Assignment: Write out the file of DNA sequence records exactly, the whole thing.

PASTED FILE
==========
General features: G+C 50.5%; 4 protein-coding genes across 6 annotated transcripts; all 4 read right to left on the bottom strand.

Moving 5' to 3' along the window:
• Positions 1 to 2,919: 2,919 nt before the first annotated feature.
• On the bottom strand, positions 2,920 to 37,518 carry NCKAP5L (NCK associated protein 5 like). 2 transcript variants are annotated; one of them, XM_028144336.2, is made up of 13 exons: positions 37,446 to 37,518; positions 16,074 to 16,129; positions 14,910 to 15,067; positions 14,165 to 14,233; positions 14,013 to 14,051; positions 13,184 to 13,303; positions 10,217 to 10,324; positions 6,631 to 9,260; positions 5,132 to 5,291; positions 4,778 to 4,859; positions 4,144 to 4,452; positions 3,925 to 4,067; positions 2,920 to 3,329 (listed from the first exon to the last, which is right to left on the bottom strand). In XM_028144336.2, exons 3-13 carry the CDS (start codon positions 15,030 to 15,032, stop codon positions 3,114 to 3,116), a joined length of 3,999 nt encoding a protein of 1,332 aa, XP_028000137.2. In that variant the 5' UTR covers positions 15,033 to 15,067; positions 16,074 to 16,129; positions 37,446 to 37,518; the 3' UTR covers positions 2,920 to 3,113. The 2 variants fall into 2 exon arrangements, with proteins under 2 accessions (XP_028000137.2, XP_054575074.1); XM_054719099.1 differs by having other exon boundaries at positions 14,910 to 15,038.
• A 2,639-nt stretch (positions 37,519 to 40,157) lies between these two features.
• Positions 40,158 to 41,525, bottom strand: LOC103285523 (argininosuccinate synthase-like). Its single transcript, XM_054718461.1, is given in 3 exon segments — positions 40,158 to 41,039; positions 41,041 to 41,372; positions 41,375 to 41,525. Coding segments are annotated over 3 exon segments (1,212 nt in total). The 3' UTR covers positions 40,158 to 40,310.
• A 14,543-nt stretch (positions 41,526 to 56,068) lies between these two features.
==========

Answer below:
General features: G+C 50.5%; 4 protein-coding genes across 6 annotated transcripts; all 4 read right to left on the bottom strand.

Moving 5' to 3' along the window:
• Positions 1 to 2,919: 2,919 nt before the first annotated feature.
• On the bottom strand, positions 2,920 to 37,518 carry NCKAP5L (NCK associated protein 5 like). 2 transcript variants are annotated; one of them, XM_028144336.2, is made up of 13 exons: positions 37,446 to 37,518; positions 16,074 to 16,129; positions 14,910 to 15,067; positions 14,165 to 14,233; positions 14,013 to 14,051; positions 13,184 to 13,303; positions 10,217 to 10,324; positions 6,631 to 9,260; positions 5,132 to 5,291; positions 4,778 to 4,859; positions 4,144 to 4,452; positions 3,925 to 4,067; positions 2,920 to 3,329 (listed from the first exon to the last, which is right to left on the bottom strand). In XM_028144336.2, exons 3-13 carry the CDS (start codon positions 15,030 to 15,032, stop codon positions 3,114 to 3,116), a joined length of 3,999 nt encoding a protein of 1,332 aa, XP_028000137.2. In that variant the 5' UTR covers positions 15,033 to 15,067; positions 16,074 to 16,129; positions 37,446 to 37,518; the 3' UTR covers positions 2,920 to 3,113. The 2 variants fall into 2 exon arrangements, with proteins under 2 accessions (XP_028000137.2, XP_054575074.1); XM_054719099.1 differs by having other exon boundaries at positions 14,910 to 15,038.
• A 2,639-nt stretch (positions 37,519 to 40,157) lies between these two features.
• Positions 40,158 to 41,525, bottom strand: LOC103285523 (argininosuccinate synthase-like). Its single transcript, XM_054718461.1, is given in 3 exon segments — positions 40,158 to 41,039; positions 41,041 to 41,372; positions 41,375 to 41,525. Coding segments are annotated over 3 exon segments (1,212 nt in total). The 3' UTR covers positions 40,158 to 40,310.
• A 14,543-nt stretch (positions 41,526 to 56,068) lies between these two features.